LIVING HEALTHY Published February29, 2016 By Beatrice Asuncion

Virtual Reality Technology Aimed to Help Drug Addicts

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(Photo : Many die of heroin overdose

The idea of virtual reality is not a recent concept. The term dates back from the 1930s when Antonin Artaud, a French poet and essayist, described the illusion of characters and object in the context of theatre. From then on, the use of virtual reality has been confined to training simulations and videogames.  

However in the early 1990s, scientists from the University of Southern California begun exploring the use of virtual reality in therapy. Dr. Ralph Lamson from USC and the Kaiser Permanente Psychiatry Group has since claimed that he has cured his acrophobia with the use of a third party virtual reality simulation.

Developments on virtual reality for therapy have made serious strides since Dr. Lamson's  claims. In fact just recently scientists from the University of Houston have presented a new use for virtual reality therapy or VRT.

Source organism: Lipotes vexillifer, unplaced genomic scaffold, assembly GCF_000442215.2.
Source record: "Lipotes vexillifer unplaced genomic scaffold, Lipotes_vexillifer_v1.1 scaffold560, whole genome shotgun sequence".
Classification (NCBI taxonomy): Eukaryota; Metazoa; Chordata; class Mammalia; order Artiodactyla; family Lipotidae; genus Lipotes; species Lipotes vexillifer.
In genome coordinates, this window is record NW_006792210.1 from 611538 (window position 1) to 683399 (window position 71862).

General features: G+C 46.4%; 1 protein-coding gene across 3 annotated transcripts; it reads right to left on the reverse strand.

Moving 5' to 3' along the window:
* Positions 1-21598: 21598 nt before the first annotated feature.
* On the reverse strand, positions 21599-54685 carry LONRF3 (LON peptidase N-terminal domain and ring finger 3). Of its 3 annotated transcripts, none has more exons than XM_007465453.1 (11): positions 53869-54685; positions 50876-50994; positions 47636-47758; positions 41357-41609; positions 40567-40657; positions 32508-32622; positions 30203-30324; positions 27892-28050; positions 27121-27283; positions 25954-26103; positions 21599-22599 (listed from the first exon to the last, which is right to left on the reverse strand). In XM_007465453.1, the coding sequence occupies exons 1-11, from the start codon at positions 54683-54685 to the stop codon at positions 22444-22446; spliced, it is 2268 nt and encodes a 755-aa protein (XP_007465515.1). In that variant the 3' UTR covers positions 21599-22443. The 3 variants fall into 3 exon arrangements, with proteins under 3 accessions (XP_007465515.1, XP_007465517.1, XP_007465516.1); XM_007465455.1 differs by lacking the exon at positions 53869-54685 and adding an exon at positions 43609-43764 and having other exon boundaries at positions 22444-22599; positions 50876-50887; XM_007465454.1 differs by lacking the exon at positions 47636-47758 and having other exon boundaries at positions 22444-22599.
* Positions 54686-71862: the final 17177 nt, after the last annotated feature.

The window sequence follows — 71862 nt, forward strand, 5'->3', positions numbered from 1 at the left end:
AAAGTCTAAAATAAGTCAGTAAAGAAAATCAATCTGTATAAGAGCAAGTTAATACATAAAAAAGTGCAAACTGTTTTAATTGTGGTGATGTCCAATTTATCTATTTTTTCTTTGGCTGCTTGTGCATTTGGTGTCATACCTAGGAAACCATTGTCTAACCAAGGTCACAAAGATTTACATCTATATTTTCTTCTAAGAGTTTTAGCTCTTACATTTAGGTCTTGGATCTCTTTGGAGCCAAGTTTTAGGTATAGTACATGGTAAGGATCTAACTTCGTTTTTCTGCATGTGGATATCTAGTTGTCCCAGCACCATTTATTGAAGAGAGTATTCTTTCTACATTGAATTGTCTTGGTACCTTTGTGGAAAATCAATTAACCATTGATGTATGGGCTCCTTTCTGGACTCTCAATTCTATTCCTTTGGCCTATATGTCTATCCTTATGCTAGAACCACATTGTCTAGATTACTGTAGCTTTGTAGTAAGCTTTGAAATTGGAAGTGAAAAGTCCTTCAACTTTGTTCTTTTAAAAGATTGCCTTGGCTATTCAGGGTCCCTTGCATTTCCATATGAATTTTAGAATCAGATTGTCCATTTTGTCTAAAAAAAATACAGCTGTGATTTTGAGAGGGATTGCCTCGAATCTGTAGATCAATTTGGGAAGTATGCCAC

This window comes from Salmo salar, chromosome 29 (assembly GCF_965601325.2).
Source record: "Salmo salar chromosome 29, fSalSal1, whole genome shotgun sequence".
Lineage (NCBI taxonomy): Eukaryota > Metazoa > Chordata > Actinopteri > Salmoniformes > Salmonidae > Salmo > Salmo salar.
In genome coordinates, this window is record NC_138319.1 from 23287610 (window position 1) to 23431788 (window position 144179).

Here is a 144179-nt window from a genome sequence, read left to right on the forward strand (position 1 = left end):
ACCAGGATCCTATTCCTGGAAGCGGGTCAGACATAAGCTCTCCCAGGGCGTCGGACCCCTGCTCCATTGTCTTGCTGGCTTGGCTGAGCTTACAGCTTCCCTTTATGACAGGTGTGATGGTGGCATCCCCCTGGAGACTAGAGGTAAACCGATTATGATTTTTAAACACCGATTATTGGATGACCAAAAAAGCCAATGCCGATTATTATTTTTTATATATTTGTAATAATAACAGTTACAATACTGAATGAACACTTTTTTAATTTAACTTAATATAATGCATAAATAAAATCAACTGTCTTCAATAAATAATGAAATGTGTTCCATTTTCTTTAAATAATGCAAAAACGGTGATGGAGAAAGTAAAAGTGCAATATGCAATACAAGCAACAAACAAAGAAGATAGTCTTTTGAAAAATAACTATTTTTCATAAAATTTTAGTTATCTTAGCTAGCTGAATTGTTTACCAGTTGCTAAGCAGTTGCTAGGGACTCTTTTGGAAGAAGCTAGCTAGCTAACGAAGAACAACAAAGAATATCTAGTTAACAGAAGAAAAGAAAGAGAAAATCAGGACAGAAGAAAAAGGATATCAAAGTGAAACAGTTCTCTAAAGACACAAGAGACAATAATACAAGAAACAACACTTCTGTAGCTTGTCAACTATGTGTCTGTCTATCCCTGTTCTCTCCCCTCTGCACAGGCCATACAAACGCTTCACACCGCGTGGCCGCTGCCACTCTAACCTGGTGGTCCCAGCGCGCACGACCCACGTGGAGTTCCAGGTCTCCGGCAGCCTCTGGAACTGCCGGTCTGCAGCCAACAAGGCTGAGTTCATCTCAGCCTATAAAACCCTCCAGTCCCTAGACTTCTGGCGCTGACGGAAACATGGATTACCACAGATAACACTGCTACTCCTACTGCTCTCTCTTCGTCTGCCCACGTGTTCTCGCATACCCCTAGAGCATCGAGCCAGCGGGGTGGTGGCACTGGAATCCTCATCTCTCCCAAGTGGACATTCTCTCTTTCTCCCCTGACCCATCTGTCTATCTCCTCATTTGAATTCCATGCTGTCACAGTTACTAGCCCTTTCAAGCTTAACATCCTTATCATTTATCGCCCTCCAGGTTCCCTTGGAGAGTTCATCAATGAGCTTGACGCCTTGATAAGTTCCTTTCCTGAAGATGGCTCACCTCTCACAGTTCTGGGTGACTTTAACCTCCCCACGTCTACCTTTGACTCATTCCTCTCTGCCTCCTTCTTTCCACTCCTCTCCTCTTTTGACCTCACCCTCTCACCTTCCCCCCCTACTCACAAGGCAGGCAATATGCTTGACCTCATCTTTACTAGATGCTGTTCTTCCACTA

A team from the University of Houston Graduate College of Social Work has claimed that VRT can help heroin addicts with weaning through their drug addiction. The researchers used an eight camera infrared system to expose their subjects to 3D avatars and environments that simulate a house party where the drug is snorted. The simulation aims to replicate stimuli that lead addicts to indulging on heroin. In subjecting them to the stimuli, scientist hope that they would be better prepared should the situation presents itself in real life.

Scientists involved in the study has since spoken out about their breakthrough. According to them, virtual reality environments present a more accurate depiction of addiction in the real world, as opposed to the traditional way of role playing.

"In traditional therapy we role-play with the patient but the context is all wrong. They know they're in a therapist's office and the drug isn't there. We need to put patients in realistic virtual reality environments and make them feel they are there with the drug, and the temptation, to get a clearer picture and improve interventions," quipped Patrick Bordnick - one of the authors of the study. 

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